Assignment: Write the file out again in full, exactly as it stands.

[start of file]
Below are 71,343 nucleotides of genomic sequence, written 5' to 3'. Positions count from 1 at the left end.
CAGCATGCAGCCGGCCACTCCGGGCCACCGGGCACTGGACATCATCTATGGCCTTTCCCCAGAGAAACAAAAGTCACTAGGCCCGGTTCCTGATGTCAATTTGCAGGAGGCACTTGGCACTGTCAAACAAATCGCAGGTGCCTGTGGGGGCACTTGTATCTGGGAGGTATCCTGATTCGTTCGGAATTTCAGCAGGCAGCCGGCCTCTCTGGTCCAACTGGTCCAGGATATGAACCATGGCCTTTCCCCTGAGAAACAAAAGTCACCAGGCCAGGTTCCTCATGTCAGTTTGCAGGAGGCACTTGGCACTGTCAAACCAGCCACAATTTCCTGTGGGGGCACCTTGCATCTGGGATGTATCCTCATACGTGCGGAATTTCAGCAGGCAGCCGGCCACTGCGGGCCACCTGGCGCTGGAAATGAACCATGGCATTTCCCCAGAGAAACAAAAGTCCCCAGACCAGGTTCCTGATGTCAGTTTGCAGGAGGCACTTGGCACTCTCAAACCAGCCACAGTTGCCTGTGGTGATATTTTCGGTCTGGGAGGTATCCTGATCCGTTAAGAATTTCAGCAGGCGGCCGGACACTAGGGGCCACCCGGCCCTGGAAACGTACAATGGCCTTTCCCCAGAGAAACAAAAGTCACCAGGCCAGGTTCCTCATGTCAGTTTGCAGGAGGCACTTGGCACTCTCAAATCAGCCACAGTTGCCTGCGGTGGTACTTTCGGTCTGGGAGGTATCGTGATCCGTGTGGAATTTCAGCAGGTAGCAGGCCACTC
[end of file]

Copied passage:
Below are 71,343 nucleotides of genomic sequence, written 5' to 3'. Positions count from 1 at the left end.
CAGCATGCAGCCGGCCACTCCGGGCCACCGGGCACTGGACATCATCTATGGCCTTTCCCCAGAGAAACAAAAGTCACTAGGCCCGGTTCCTGATGTCAATTTGCAGGAGGCACTTGGCACTGTCAAACAAATCGCAGGTGCCTGTGGGGGCACTTGTATCTGGGAGGTATCCTGATTCGTTCGGAATTTCAGCAGGCAGCCGGCCTCTCTGGTCCAACTGGTCCAGGATATGAACCATGGCCTTTCCCCTGAGAAACAAAAGTCACCAGGCCAGGTTCCTCATGTCAGTTTGCAGGAGGCACTTGGCACTGTCAAACCAGCCACAATTTCCTGTGGGGGCACCTTGCATCTGGGATGTATCCTCATACGTGCGGAATTTCAGCAGGCAGCCGGCCACTGCGGGCCACCTGGCGCTGGAAATGAACCATGGCATTTCCCCAGAGAAACAAAAGTCCCCAGACCAGGTTCCTGATGTCAGTTTGCAGGAGGCACTTGGCACTCTCAAACCAGCCACAGTTGCCTGTGGTGATATTTTCGGTCTGGGAGGTATCCTGATCCGTTAAGAATTTCAGCAGGCGGCCGGACACTAGGGGCCACCCGGCCCTGGAAACGTACAATGGCCTTTCCCCAGAGAAACAAAAGTCACCAGGCCAGGTTCCTCATGTCAGTTTGCAGGAGGCACTTGGCACTCTCAAATCAGCCACAGTTGCCTGCGGTGGTACTTTCGGTCTGGGAGGTATCGTGATCCGTGTGGAATTTCAGCAGGTAGCAGGCCACTC